The Irish Republican Army (IRA) has for decades pursued the goal of unifying its homeland into a single sovereign nation, ending British rule in Northern Ireland. Over the years, the IRA has been dramatized in motion pictures directed by John Ford (The Informer), Carol Reed (Odd Man Out), David Lean (Ryan’s Daughter), Neil Jordan (Michael Collins), and many others. Such international film stars as Liam Neeson, James Cagney, Richard Gere, James Mason and Anthony Hopkins have portrayed IRA members alternately as heroic patriots, psychotic terrorists and tormented rebels.
This work analyzes celluloid depictions of the IRA from the 1916 Easter Rising to the peace process of the 1990s. Topics include America’s role in creating both the IRA and its cinematic image, the organization’s brief association with the Nazis, and critical reception of IRA films in Ireland, Britain and the United States.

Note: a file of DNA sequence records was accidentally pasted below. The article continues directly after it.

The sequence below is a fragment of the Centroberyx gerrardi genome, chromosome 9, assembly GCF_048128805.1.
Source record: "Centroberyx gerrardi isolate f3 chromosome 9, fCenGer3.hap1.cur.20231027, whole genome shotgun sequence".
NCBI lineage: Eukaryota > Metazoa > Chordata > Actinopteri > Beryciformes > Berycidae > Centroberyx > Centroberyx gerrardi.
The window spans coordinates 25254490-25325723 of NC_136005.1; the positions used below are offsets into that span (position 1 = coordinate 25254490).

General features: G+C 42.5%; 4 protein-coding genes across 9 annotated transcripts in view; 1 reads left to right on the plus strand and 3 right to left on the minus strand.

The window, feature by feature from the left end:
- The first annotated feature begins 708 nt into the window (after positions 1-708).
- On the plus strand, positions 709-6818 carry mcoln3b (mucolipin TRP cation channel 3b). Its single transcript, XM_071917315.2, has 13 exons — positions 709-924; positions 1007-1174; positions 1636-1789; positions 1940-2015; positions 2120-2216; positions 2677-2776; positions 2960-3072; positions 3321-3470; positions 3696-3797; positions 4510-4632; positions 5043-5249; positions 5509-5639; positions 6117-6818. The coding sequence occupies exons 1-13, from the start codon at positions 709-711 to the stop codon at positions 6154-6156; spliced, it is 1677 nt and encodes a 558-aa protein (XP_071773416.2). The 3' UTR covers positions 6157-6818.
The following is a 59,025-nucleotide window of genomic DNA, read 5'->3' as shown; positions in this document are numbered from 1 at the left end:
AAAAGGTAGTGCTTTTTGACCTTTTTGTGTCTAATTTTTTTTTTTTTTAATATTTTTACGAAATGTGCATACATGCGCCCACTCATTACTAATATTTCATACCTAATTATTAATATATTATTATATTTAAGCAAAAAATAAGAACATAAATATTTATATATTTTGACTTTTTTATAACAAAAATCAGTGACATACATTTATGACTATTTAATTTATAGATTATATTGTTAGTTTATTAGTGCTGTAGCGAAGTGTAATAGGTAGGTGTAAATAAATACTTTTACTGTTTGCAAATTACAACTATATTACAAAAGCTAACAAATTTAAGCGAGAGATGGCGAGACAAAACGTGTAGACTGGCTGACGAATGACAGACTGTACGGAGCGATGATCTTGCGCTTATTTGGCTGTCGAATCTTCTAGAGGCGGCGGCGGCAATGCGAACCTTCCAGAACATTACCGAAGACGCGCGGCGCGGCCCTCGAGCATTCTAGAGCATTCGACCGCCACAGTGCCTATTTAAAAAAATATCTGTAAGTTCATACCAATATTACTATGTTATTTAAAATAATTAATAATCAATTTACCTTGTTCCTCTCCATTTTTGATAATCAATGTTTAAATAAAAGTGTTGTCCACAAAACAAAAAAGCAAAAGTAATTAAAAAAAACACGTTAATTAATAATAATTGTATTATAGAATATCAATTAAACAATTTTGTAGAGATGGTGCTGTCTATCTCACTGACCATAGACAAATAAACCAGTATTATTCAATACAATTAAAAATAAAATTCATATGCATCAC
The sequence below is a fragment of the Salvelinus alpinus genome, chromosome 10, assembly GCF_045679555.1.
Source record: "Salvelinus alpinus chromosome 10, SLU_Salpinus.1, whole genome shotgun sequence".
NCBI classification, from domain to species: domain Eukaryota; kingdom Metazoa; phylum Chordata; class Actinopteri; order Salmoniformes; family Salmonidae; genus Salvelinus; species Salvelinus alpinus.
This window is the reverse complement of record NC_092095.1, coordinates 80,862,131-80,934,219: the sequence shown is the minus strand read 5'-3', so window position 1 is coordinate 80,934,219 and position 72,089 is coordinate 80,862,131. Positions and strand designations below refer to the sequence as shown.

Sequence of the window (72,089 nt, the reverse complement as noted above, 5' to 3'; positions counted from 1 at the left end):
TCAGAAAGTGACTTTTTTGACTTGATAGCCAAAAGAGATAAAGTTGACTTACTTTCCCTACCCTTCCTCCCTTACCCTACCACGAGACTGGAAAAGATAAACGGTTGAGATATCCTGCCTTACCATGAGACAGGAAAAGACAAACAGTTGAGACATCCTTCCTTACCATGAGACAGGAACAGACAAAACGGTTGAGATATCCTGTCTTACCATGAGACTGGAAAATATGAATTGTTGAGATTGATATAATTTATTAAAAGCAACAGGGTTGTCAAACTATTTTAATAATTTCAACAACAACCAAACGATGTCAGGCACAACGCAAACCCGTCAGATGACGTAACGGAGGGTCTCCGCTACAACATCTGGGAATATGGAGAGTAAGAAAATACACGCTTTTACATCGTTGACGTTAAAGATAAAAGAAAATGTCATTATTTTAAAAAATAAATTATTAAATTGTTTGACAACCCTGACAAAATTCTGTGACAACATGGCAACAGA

|Publisher:||McFarland & Company, Incorporated Publishers|
|Product dimensions:||6.80(w) x 9.90(h) x 0.80(d)|
|Age Range:||18 Years|
About the Author
Mark Connelly teaches literature and film at Milwaukee Area Technical College in Milwaukee, Wisconsin, where he is vice president of the Irish Cultural and Heritage Center.
Table of Contents
1 The Troubles I: The War of Independence and the Irish Civil War 15
2 The Big Fellow: Michael Collins 38
3 The Shamrock and the Swastika 62
4 The Troubles II 100
5 The Classics: The Informer and Odd Man Out 147
6 American Angles 161
7 International Intrigue 198
8 The Gangster Film: Criminalizing the IRA 204
9 Themes and Characters 215
10 Post Troubles? 236
Chapter Notes 251